We went to the children’s museum yesterday afternoon.

It was soooo nice because it was 95% empty. 🙂

The new Curious George exhibit opened a few days ago, and the boys are big George fans.

It’s a neat exhibit, definately almost too young for Nic to enjoy, though. But there’s a cool ‘machine’ near the entrance where children help to load ‘packages’ into a series of conveyor belts. The packages (actually foam cubes) go around on the belts and the drop down to the floor for another ride.

As I watched the boys manipulate the machine, I talked with a museum employee about it. She said that it was very popular and that in just its first few days it had already surprised the staff. They had not anticipated that all children would be drawn to the chute where the cubes dropped down to the floor. Yet, there they were, children (including my Theo) standing below the chute and laughing hysterically when the cubes hit their heads.

Besides the chute, there was a wheel (for activating the belt that raised the cubes) and a lever (for activating a trap door). But it was the chute that they loved.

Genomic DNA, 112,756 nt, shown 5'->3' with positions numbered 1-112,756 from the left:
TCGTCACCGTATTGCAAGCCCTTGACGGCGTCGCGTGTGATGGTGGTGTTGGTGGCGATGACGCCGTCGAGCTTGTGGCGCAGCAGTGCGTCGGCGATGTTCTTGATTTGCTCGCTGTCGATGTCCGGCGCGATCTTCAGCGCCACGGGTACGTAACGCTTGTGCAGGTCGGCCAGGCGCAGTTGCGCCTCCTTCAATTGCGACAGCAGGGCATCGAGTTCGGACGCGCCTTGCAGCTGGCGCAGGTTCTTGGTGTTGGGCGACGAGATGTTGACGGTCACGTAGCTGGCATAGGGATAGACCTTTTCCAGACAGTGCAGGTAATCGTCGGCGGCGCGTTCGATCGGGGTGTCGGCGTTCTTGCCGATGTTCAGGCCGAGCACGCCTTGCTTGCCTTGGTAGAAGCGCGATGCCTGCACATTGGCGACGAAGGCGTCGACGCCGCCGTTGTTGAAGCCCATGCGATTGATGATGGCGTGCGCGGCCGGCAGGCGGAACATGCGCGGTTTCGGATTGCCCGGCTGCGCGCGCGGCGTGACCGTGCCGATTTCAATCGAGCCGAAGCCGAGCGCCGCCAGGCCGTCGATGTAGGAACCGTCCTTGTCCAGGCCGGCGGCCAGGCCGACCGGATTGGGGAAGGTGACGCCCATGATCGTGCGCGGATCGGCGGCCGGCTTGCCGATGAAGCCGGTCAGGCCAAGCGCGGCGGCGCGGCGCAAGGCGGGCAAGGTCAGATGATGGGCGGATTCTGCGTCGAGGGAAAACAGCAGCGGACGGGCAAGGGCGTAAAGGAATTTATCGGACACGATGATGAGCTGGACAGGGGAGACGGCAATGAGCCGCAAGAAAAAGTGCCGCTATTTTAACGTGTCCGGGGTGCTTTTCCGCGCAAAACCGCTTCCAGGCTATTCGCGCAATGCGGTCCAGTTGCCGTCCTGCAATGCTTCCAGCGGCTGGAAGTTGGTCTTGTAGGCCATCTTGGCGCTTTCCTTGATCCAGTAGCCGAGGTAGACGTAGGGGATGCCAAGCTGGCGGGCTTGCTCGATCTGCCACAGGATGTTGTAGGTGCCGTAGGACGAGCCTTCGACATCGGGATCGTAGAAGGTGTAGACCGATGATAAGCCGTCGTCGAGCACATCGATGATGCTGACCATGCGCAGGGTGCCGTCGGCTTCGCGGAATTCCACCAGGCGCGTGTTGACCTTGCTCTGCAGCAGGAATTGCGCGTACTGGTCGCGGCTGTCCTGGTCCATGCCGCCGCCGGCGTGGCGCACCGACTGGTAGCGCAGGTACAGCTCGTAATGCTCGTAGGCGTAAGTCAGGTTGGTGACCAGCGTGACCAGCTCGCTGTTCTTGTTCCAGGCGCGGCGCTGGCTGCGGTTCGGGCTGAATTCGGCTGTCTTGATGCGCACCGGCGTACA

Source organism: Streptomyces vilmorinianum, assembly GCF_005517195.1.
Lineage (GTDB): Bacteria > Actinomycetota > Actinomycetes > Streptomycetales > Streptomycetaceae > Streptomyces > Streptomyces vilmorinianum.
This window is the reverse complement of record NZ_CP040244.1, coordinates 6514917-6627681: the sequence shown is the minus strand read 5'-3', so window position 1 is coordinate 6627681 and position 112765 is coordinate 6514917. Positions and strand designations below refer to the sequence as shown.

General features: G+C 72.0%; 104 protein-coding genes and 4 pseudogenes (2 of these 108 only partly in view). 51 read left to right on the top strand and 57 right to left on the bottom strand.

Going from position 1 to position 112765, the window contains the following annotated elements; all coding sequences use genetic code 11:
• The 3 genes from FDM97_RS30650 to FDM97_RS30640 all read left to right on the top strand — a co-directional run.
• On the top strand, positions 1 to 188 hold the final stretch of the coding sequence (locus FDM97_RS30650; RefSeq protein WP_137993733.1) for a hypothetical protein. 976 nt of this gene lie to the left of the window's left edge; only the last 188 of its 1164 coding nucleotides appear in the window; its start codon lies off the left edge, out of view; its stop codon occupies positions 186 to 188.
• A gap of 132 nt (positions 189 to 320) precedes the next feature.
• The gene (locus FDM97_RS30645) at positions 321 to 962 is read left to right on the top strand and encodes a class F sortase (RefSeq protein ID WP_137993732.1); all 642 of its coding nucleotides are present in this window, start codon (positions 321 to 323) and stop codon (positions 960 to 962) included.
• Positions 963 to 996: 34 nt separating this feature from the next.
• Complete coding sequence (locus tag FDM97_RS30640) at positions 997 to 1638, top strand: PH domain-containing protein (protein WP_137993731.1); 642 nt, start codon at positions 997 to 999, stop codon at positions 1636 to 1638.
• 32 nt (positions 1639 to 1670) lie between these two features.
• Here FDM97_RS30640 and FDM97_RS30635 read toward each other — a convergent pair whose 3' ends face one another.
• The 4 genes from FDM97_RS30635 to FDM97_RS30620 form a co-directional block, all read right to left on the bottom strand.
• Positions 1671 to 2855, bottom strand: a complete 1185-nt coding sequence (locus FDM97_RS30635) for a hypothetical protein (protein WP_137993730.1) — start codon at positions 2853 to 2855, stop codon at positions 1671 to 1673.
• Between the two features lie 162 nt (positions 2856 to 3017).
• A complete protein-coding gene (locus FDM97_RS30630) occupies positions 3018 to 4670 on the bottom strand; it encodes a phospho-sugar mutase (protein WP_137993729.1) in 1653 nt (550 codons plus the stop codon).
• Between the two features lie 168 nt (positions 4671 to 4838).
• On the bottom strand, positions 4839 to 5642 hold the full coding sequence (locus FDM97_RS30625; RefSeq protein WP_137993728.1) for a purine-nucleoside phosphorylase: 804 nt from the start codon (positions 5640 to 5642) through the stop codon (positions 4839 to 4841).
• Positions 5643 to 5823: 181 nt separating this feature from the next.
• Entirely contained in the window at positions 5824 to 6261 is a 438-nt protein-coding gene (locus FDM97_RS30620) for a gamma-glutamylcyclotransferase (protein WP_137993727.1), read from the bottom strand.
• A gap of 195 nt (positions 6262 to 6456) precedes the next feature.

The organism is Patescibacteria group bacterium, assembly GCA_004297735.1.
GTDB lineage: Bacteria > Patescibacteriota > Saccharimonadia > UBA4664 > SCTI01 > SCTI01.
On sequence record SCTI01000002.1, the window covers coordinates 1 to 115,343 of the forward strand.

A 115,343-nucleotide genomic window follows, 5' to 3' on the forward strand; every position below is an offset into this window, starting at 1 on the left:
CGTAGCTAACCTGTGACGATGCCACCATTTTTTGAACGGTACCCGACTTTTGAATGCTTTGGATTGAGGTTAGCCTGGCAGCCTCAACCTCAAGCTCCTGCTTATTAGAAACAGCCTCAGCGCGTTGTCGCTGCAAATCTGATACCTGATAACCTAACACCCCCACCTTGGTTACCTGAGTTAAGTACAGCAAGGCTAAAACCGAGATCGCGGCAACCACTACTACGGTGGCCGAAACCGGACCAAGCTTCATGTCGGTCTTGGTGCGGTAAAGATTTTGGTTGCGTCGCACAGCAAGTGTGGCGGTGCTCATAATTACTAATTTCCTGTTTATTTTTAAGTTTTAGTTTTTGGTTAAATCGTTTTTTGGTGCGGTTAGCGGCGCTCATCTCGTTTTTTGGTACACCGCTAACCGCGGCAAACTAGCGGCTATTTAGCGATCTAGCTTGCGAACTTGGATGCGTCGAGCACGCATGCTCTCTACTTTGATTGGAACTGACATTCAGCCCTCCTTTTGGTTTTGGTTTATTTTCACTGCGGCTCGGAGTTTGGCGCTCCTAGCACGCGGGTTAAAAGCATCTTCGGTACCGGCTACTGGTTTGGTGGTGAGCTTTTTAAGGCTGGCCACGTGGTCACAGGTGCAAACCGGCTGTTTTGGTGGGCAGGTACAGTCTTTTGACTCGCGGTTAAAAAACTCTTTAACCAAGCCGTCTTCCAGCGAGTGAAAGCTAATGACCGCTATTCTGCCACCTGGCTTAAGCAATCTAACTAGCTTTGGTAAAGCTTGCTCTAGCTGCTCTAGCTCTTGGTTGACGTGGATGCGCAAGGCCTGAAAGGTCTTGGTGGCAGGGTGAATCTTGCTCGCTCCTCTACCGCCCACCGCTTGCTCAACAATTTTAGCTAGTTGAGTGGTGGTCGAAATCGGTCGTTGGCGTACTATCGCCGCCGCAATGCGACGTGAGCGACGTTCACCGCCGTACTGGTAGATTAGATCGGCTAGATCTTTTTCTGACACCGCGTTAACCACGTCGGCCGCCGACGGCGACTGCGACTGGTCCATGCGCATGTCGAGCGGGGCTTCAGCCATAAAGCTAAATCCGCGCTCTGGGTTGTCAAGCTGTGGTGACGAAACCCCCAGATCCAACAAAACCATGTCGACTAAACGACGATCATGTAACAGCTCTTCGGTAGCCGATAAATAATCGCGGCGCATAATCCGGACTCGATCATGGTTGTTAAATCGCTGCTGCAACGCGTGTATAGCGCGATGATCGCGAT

I wondered why they were surprised about this. It was one of my first thoughts when we arrived, that the boys would be standing under there soon.

Then we went to the Robots + Us exhibit. Theo loves several parts of that one, but for Nic, its all about testing robot designs with either wheels or legs. He spent about half of our visit there, constantly testing and modifying.

This is one of the main reasons I wish to homeschool all the way through high school. Institutionalized education is not equipped to allow total absorption and the learning that comes from it. Learning via curricular nuggets is not, in my opinion, good for children. I’d rather they learn in organic and connected ways.

More than anything, I don’t want them to conform to someone else’s ideas, or timetable.

Some say that the schools are important for raising good citizens.

Bah. Conformity does not necessarily result in good citizens.

Thinking for oneself, while caring about the results of your actions…that’s the ticket.